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GPS phones threaten satnavs sales, says analyst

Analyst predicts GPS smartphone takeover

Next gen security for virtualised datacentres

Shipments of satnave in Europe, the Middle East and Africa (EMEA) fell between Q2 and Q3 this year. At the same time, shipments of smartphones with integrated GPS pick-ups more than doubled, according to market watcher Canalys. But it forgot to mention one thing...

Punters only buy satnavs for one thing: the devices' ability to steer you from one place to the next. People purchase smartphones because they boast all sorts of features, not just because there’s a GPS chip inside.

So although Canalys stated that Personal Navigation Device (PND) shipments in EMEA fell from 4.8m during Q2 to 4.3m in the following quarter, while GPS-equipped smartphone shipments rose from 4.7m to 10.4m during the same period, that doesn’t mean there's a link between one product category's decline and another's rise.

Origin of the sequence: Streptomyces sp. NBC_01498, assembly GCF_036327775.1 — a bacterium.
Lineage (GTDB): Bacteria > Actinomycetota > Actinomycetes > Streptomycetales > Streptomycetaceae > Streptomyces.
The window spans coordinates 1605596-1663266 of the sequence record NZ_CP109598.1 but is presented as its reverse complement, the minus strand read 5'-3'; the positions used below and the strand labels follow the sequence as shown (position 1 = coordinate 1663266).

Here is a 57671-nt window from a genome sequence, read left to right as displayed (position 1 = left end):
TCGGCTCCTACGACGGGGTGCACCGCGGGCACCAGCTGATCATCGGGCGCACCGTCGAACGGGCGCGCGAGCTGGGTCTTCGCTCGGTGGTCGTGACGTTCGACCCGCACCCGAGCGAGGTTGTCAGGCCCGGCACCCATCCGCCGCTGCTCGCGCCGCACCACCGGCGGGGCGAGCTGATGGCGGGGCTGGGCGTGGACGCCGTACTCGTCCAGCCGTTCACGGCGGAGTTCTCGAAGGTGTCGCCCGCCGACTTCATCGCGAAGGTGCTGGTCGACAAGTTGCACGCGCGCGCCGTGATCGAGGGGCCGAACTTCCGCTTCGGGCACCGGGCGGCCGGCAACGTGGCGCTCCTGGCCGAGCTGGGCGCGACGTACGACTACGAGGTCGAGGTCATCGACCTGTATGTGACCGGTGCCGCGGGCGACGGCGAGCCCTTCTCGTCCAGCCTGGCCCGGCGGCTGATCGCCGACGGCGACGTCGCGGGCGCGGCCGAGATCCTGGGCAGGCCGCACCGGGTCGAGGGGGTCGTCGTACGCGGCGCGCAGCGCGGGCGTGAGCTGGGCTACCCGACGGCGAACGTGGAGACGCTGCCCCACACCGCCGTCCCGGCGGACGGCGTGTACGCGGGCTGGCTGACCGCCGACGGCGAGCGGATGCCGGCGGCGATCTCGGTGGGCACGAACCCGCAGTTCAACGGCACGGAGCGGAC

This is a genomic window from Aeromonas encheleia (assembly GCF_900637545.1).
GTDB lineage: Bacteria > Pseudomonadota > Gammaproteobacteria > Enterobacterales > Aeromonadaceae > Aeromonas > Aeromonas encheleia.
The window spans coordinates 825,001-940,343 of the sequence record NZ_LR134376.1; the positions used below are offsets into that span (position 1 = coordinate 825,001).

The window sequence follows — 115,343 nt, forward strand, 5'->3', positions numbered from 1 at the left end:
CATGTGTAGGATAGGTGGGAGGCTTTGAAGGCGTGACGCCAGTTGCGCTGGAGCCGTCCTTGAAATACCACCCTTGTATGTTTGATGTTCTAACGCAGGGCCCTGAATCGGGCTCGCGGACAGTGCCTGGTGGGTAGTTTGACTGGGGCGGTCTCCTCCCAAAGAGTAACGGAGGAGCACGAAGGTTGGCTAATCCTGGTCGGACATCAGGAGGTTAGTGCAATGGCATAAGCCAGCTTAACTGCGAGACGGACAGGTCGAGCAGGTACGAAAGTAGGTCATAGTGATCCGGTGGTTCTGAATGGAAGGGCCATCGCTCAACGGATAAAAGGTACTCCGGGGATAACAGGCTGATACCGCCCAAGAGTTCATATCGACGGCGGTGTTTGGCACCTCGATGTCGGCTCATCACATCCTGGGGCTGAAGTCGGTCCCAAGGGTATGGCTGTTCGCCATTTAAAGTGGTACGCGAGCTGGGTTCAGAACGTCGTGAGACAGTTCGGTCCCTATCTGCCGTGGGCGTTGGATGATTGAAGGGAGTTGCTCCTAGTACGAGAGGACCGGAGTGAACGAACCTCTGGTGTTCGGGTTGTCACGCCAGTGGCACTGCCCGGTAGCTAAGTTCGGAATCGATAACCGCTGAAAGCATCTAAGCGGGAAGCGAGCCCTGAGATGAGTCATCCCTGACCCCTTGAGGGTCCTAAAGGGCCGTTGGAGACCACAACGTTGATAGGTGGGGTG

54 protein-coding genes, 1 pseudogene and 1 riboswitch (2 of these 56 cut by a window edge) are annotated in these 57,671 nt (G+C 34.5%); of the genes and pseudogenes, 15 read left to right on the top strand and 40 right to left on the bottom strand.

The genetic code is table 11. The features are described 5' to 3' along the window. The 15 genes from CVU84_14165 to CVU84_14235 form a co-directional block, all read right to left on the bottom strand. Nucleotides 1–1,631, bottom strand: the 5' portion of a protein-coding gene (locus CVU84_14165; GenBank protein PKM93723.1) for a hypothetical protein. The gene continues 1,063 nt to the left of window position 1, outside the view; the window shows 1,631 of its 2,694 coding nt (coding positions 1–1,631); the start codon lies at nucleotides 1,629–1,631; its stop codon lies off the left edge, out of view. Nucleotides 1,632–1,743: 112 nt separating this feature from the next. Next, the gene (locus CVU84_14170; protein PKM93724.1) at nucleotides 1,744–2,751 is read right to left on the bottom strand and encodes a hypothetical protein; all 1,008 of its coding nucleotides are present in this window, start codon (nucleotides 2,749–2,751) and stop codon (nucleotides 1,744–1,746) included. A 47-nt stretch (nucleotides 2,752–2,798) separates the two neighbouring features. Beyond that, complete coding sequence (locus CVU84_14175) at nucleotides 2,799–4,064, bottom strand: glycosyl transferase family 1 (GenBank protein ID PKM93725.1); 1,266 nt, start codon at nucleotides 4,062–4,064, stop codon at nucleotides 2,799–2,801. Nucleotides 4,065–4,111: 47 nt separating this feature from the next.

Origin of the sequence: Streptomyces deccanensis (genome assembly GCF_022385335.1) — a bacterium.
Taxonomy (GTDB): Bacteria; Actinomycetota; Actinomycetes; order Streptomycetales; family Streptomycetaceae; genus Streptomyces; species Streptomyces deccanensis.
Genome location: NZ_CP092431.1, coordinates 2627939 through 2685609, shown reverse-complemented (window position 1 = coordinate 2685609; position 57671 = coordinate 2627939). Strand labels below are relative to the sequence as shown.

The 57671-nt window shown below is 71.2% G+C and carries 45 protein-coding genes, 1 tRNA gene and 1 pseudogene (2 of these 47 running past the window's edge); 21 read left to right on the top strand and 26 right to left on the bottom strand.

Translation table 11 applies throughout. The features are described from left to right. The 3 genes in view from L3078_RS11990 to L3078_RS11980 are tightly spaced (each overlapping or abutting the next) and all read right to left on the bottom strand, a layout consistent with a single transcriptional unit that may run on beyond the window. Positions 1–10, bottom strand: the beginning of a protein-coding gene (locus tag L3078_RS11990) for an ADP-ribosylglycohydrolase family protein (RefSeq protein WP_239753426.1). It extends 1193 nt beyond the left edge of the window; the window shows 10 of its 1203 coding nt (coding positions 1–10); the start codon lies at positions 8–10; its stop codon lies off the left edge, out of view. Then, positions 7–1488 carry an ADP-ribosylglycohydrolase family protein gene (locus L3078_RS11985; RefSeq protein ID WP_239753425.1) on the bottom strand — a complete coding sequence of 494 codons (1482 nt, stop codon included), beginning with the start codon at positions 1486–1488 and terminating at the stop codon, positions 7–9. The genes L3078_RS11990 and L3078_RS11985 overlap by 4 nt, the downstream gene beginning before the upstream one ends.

“With GPS being built into the majority of smartphones, and users increasingly being given maps on their phone by default, and multiple reasons to use them, the threat to PND vendors is rising quickly,” said Chris Jones, a Canalys VP.

But Register Hardware isn’t entirely convinced. Why else would you buy a PND unless you want to use it for navigation? The TomTom brigade have many benefits that GPS smartphones often don’t, such as a much larger screens, detailed mapping, voice guidance options and – of course – a Knight Rider design.

Conversely, smartphones offer all sorts of functions and the ability to get you from A to Z is just another feature on top of their ability to surf the web, play music, show video, take pictures, operate as a torch, record voice memos, send text messages, read and write email, and occasionally allow people to talk to each other.

Next gen security for virtualised datacentres

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